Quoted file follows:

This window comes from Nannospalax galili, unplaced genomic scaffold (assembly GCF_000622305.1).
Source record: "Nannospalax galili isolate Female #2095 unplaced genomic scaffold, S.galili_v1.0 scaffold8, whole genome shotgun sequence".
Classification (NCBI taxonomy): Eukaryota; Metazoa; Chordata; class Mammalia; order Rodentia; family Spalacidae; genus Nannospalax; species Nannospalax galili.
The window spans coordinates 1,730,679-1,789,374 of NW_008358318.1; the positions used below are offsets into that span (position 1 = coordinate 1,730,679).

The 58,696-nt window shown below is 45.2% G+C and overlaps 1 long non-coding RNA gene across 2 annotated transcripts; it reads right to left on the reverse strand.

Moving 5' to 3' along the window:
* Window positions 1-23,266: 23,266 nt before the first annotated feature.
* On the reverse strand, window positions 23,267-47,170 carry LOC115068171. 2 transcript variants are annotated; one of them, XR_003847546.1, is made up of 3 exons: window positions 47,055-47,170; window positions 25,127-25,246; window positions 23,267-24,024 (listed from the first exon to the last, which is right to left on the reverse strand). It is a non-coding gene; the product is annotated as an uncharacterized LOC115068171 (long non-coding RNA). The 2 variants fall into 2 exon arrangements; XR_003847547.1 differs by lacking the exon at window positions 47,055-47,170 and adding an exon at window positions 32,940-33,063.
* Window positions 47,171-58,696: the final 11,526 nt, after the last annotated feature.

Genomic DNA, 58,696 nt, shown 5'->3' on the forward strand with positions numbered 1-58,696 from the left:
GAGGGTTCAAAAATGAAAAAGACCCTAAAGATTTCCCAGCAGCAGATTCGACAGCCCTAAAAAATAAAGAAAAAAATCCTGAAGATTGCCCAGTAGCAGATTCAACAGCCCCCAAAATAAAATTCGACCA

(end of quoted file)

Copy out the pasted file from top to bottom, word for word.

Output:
This window comes from Nannospalax galili, unplaced genomic scaffold (assembly GCF_000622305.1).
Source record: "Nannospalax galili isolate Female #2095 unplaced genomic scaffold, S.galili_v1.0 scaffold8, whole genome shotgun sequence".
Classification (NCBI taxonomy): Eukaryota; Metazoa; Chordata; class Mammalia; order Rodentia; family Spalacidae; genus Nannospalax; species Nannospalax galili.
The window spans coordinates 1,730,679-1,789,374 of NW_008358318.1; the positions used below are offsets into that span (position 1 = coordinate 1,730,679).

The 58,696-nt window shown below is 45.2% G+C and overlaps 1 long non-coding RNA gene across 2 annotated transcripts; it reads right to left on the reverse strand.

Moving 5' to 3' along the window:
* Window positions 1-23,266: 23,266 nt before the first annotated feature.
* On the reverse strand, window positions 23,267-47,170 carry LOC115068171. 2 transcript variants are annotated; one of them, XR_003847546.1, is made up of 3 exons: window positions 47,055-47,170; window positions 25,127-25,246; window positions 23,267-24,024 (listed from the first exon to the last, which is right to left on the reverse strand). It is a non-coding gene; the product is annotated as an uncharacterized LOC115068171 (long non-coding RNA). The 2 variants fall into 2 exon arrangements; XR_003847547.1 differs by lacking the exon at window positions 47,055-47,170 and adding an exon at window positions 32,940-33,063.
* Window positions 47,171-58,696: the final 11,526 nt, after the last annotated feature.

Genomic DNA, 58,696 nt, shown 5'->3' on the forward strand with positions numbered 1-58,696 from the left:
GAGGGTTCAAAAATGAAAAAGACCCTAAAGATTTCCCAGCAGCAGATTCGACAGCCCTAAAAAATAAAGAAAAAAATCCTGAAGATTGCCCAGTAGCAGATTCAACAGCCCCCAAAATAAAATTCGACCA